Low GI versus high GI Break Fast Effects:
Investigated the effects of long-termintervention of low-GI versus high-GIbreakfasts on energy and macronutrientin takes in children aged 8 – 11 years 33 Pre-adolescent children were assigned to one oftwo groups and were given low-GI or high-G breakfasts on two non-consecutive days per-week for 10 weeks per breakfast type. Eachbreakfast provided approximately 1273 kJ(300 kcal) and was closely matched formacronutrient and dietary fibre content.There was a tendency towards a reduced-energy intake at lunch following the low-GIbreakfast compared with the high-GI-breakfast, although the mean difference of 75kJ (18 kcal) was not significant. In addition,data from the 3-day food diaries showed thatthere was a tendency towards a reduced dailyenergy intake during the low-GI compared with the high-GI study period. In conclusion,although the difference in energy intake following the low-GI and high-GI break fasts was not statistically significant, the dataprovided from this study are encouraging.In summary, physiological changesobserved with increased meal frequency and regular breakfast consumption can lead to increased satiety and reduced energy intake.Individuals who consume breakfast regularly may, therefore, be at reduced risk for chronic diseases, particularly if the breakfast meal includes whole grainproducts.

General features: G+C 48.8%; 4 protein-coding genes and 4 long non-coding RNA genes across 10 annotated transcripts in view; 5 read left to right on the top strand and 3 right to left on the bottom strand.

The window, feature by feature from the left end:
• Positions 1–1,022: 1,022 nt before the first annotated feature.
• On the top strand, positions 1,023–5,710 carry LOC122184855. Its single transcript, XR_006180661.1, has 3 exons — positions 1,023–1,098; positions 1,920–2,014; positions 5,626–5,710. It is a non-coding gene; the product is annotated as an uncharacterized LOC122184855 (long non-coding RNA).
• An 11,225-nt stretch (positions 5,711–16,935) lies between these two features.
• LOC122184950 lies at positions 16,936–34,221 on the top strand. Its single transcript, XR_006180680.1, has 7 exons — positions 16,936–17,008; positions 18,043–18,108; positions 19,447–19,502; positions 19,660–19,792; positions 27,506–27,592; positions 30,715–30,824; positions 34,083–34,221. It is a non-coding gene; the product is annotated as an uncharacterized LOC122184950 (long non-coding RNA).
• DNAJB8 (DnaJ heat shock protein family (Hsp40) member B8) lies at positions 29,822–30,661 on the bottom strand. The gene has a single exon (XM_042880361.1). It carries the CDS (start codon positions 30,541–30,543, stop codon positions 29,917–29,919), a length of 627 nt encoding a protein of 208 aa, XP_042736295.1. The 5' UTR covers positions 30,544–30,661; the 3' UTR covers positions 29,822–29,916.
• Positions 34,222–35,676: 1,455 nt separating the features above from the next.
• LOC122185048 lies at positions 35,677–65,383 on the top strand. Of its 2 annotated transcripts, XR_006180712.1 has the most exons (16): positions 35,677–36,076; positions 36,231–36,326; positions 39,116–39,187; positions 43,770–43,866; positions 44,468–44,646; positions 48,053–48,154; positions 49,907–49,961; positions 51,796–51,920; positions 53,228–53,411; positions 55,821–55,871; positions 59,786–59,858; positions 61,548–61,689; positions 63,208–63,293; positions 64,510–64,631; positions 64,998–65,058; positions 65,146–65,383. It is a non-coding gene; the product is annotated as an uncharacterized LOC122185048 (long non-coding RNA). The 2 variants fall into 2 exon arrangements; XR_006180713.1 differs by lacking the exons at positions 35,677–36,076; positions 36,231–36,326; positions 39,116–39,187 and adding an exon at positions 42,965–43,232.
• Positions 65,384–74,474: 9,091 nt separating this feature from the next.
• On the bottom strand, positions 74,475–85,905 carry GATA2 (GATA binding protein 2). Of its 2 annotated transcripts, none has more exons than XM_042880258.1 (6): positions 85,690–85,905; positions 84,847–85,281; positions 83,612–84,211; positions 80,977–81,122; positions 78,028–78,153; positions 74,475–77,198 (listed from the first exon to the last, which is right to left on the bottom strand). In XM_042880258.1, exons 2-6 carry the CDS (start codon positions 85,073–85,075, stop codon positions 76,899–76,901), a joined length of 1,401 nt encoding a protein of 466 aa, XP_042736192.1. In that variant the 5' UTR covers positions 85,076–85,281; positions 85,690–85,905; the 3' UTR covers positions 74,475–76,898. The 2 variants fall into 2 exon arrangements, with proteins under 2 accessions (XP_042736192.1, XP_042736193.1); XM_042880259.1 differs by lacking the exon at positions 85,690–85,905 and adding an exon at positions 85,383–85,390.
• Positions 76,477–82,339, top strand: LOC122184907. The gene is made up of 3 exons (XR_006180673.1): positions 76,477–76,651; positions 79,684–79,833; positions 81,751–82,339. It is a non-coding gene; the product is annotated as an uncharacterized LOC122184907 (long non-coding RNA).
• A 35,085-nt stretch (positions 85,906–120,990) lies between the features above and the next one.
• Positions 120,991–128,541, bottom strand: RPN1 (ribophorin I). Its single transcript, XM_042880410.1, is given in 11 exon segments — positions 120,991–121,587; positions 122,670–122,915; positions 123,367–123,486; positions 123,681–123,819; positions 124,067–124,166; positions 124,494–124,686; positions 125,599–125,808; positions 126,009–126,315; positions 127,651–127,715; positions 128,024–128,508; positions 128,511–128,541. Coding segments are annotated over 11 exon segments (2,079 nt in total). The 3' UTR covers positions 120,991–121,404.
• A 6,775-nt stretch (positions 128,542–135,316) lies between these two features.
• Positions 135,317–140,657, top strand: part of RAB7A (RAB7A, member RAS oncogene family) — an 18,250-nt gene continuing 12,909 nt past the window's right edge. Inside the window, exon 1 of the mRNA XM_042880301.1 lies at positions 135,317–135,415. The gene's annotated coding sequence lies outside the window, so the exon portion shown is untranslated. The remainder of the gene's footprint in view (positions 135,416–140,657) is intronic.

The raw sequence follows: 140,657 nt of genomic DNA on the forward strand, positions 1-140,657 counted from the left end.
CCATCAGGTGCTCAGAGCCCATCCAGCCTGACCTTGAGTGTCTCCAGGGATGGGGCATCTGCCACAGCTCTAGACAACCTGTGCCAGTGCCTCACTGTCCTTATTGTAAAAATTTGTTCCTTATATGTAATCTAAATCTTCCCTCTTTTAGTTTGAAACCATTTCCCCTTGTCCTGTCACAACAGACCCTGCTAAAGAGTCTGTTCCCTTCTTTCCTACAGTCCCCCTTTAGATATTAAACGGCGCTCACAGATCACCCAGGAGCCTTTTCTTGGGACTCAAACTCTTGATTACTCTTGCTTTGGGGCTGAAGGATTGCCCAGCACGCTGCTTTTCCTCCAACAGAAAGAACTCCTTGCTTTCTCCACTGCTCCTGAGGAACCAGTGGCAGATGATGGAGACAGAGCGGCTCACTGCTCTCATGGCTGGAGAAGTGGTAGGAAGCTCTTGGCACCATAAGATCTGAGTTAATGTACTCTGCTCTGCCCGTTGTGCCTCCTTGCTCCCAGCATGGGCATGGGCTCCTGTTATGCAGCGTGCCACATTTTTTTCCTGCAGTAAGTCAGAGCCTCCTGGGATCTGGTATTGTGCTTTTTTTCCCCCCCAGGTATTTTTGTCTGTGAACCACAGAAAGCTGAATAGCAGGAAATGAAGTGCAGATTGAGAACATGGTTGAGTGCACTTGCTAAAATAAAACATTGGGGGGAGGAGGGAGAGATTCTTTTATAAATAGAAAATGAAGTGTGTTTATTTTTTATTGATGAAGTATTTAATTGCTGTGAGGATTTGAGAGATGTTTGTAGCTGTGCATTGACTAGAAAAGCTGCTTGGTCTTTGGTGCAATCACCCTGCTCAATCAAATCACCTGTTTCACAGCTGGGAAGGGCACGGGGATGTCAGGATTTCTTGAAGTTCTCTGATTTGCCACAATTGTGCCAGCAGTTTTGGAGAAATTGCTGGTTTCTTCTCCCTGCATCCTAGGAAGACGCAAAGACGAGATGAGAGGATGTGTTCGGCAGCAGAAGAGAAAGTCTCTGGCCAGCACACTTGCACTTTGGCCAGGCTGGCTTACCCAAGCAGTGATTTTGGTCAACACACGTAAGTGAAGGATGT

Another important general pathway through which regular breakfast-consumption may reduce the risk of chronic diseases is its potential impact on the composition of the overall diet. Numerous-observational studies have observed that regular breakfast eaters have higher dietary quality (increased intake of fibre, calcium,vitamins A and C, riboflavin, zinc, iron, and decreased intake of calories, fat and cholesterol) relative to breakfast skippers.Overall, these studies document that regular breakfast consumption is associated with improved diet quality and better food choices throughout the day. Indeed, different studies observed that breakfast consumption is associated with a reduction in fasting totaland low-density lipoprotein (LDL)cholesterol, oxidized LDL and serum triglyceride concentrations. It has been postulated that reduced day-long serum insulin concentration, observed with aregular meal pattern, may decrease hepatic cholesterol production through the inhibition of 3-hydroxy-3-methyl-glutaryl-CoA reductase.
Breakfast composition, size and timing